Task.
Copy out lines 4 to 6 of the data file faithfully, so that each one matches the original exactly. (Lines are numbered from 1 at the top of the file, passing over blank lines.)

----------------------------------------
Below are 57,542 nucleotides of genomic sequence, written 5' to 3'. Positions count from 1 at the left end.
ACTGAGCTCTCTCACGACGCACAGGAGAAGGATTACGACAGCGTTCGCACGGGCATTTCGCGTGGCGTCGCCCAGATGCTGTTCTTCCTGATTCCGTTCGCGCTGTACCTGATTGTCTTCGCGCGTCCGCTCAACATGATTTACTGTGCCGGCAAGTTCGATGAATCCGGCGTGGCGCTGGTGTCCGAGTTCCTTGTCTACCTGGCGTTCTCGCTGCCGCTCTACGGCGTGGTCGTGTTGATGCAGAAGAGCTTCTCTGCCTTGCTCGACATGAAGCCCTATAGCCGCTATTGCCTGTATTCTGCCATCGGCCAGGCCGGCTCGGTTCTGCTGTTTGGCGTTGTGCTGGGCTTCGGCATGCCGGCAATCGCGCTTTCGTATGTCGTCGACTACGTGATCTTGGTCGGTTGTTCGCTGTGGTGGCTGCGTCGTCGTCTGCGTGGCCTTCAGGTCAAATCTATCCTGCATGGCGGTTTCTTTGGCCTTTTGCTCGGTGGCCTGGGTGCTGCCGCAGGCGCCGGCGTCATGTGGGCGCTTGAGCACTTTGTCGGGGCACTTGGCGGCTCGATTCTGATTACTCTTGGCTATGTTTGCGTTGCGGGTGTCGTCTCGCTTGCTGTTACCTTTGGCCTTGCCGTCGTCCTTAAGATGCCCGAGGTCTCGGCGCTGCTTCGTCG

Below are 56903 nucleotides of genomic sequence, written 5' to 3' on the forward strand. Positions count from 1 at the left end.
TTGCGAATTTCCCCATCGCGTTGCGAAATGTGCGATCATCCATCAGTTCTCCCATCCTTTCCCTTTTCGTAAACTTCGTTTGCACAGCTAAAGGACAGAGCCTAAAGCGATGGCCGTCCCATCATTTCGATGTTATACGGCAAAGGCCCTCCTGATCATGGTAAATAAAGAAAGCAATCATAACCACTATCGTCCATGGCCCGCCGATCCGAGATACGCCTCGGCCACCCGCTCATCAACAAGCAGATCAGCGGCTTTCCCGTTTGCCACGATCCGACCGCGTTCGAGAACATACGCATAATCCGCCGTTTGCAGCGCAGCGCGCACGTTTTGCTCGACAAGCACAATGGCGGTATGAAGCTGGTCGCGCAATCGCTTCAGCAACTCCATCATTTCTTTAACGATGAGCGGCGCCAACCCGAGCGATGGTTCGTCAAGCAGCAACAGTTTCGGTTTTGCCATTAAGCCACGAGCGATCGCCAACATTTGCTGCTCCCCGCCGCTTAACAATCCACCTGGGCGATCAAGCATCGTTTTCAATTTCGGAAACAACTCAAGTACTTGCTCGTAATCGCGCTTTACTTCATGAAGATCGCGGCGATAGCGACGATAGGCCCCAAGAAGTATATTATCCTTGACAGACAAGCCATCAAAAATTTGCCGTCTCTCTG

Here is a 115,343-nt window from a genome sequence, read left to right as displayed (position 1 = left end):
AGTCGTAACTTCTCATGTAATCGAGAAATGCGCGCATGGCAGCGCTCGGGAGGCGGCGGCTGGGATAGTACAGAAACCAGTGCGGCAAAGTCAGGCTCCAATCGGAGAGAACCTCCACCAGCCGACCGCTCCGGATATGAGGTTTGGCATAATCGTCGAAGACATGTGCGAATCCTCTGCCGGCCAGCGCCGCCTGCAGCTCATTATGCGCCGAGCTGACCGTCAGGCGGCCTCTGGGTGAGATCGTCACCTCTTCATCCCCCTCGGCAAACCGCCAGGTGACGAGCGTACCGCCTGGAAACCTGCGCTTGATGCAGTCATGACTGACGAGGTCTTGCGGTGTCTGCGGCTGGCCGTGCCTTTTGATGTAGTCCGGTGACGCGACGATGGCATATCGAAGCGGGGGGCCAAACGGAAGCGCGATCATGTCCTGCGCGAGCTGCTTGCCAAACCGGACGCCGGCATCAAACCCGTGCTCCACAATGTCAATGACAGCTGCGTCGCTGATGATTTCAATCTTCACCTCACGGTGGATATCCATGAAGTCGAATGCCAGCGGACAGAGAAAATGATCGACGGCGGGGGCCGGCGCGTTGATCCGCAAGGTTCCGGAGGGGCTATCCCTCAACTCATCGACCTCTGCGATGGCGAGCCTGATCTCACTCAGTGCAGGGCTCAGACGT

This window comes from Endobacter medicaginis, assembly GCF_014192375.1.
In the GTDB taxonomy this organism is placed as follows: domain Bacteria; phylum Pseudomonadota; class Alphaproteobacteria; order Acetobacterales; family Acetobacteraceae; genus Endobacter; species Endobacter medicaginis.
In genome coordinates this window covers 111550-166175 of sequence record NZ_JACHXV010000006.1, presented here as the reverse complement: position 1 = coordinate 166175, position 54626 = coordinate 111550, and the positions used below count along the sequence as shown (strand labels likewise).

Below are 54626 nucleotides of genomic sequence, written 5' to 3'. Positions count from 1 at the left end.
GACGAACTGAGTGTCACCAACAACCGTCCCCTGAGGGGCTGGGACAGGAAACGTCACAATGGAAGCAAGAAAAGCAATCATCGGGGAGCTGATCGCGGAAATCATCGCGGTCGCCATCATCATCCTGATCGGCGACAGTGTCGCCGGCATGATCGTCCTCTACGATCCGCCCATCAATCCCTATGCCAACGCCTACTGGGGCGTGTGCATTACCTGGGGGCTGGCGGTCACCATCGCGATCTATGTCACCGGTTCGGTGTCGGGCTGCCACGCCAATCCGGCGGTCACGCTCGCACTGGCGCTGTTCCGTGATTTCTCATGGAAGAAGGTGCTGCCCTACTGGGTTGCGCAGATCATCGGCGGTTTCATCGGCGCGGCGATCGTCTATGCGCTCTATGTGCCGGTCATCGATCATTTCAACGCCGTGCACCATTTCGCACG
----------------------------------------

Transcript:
TTGCGAATTTCCCCATCGCGTTGCGAAATGTGCGATCATCCATCAGTTCTCCCATCCTTTCCCTTTTCGTAAACTTCGTTTGCACAGCTAAAGGACAGAGCCTAAAGCGATGGCCGTCCCATCATTTCGATGTTATACGGCAAAGGCCCTCCTGATCATGGTAAATAAAGAAAGCAATCATAACCACTATCGTCCATGGCCCGCCGATCCGAGATACGCCTCGGCCACCCGCTCATCAACAAGCAGATCAGCGGCTTTCCCGTTTGCCACGATCCGACCGCGTTCGAGAACATACGCATAATCCGCCGTTTGCAGCGCAGCGCGCACGTTTTGCTCGACAAGCACAATGGCGGTATGAAGCTGGTCGCGCAATCGCTTCAGCAACTCCATCATTTCTTTAACGATGAGCGGCGCCAACCCGAGCGATGGTTCGTCAAGCAGCAACAGTTTCGGTTTTGCCATTAAGCCACGAGCGATCGCCAACATTTGCTGCTCCCCGCCGCTTAACAATCCACCTGGGCGATCAAGCATCGTTTTCAATTTCGGAAACAACTCAAGTACTTGCTCGTAATCGCGCTTTACTTCATGAAGATCGCGGCGATAGCGACGATAGGCCCCAAGAAGTATATTATCCTTGACAGACAAGCCATCAAAAATTTGCCGTCTCTCTG

Here is a 115,343-nt window from a genome sequence, read left to right as displayed (position 1 = left end):
AGTCGTAACTTCTCATGTAATCGAGAAATGCGCGCATGGCAGCGCTCGGGAGGCGGCGGCTGGGATAGTACAGAAACCAGTGCGGCAAAGTCAGGCTCCAATCGGAGAGAACCTCCACCAGCCGACCGCTCCGGATATGAGGTTTGGCATAATCGTCGAAGACATGTGCGAATCCTCTGCCGGCCAGCGCCGCCTGCAGCTCATTATGCGCCGAGCTGACCGTCAGGCGGCCTCTGGGTGAGATCGTCACCTCTTCATCCCCCTCGGCAAACCGCCAGGTGACGAGCGTACCGCCTGGAAACCTGCGCTTGATGCAGTCATGACTGACGAGGTCTTGCGGTGTCTGCGGCTGGCCGTGCCTTTTGATGTAGTCCGGTGACGCGACGATGGCATATCGAAGCGGGGGGCCAAACGGAAGCGCGATCATGTCCTGCGCGAGCTGCTTGCCAAACCGGACGCCGGCATCAAACCCGTGCTCCACAATGTCAATGACAGCTGCGTCGCTGATGATTTCAATCTTCACCTCACGGTGGATATCCATGAAGTCGAATGCCAGCGGACAGAGAAAATGATCGACGGCGGGGGCCGGCGCGTTGATCCGCAAGGTTCCGGAGGGGCTATCCCTCAACTCATCGACCTCTGCGATGGCGAGCCTGATCTCACTCAGTGCAGGGCTCAGACGT